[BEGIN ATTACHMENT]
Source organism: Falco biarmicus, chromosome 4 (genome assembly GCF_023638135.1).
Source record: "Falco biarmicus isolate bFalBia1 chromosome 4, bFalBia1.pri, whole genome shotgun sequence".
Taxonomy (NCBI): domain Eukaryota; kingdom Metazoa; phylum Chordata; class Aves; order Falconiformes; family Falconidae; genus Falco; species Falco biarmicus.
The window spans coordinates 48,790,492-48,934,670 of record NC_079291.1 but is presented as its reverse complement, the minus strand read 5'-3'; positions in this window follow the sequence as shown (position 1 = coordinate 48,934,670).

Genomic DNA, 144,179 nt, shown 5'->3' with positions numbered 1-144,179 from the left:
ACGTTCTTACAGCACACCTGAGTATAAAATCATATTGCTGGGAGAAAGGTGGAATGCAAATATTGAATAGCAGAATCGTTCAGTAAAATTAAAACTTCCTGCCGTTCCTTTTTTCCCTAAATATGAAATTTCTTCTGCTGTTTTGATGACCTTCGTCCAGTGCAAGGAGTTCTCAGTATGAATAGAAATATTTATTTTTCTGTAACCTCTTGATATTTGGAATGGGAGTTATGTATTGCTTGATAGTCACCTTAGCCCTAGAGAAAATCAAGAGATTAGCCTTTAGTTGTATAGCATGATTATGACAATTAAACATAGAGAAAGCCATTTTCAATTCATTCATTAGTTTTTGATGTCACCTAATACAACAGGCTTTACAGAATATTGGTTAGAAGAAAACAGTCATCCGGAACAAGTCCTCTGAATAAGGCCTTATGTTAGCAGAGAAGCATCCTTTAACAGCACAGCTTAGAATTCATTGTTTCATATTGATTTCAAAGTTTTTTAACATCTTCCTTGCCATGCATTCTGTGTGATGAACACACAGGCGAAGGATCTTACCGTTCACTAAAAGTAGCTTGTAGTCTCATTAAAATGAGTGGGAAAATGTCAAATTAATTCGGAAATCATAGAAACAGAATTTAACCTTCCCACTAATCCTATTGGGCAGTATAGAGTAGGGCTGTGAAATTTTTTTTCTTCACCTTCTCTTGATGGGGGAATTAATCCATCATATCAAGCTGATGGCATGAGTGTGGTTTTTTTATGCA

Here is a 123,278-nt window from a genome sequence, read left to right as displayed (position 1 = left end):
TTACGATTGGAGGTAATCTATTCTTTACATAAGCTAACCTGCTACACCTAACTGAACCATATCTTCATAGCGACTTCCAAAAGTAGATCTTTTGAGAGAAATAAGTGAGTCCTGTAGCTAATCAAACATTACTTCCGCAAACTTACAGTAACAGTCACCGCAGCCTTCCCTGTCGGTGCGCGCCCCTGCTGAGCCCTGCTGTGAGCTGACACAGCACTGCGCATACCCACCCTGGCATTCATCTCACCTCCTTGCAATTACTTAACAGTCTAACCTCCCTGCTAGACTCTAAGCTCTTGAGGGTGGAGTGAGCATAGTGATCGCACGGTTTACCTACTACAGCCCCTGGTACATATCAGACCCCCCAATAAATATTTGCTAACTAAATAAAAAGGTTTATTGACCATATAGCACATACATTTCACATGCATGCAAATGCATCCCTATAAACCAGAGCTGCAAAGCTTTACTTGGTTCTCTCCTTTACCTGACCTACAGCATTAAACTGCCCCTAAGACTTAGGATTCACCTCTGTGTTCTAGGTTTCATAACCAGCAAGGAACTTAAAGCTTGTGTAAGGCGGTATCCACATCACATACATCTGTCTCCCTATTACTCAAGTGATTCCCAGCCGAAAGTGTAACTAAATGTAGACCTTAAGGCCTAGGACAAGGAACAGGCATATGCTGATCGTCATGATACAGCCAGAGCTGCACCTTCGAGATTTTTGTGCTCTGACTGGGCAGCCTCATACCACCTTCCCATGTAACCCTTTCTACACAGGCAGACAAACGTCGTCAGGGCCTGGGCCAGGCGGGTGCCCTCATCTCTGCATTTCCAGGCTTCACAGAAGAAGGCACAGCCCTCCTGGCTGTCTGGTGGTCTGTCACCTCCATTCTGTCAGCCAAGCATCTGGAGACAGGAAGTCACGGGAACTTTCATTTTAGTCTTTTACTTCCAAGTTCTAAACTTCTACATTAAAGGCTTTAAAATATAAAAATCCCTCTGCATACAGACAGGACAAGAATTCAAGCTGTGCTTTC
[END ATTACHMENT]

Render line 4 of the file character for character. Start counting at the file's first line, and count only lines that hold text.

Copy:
The window spans coordinates 48,790,492-48,934,670 of record NC_079291.1 but is presented as its reverse complement, the minus strand read 5'-3'; positions in this window follow the sequence as shown (position 1 = coordinate 48,934,670).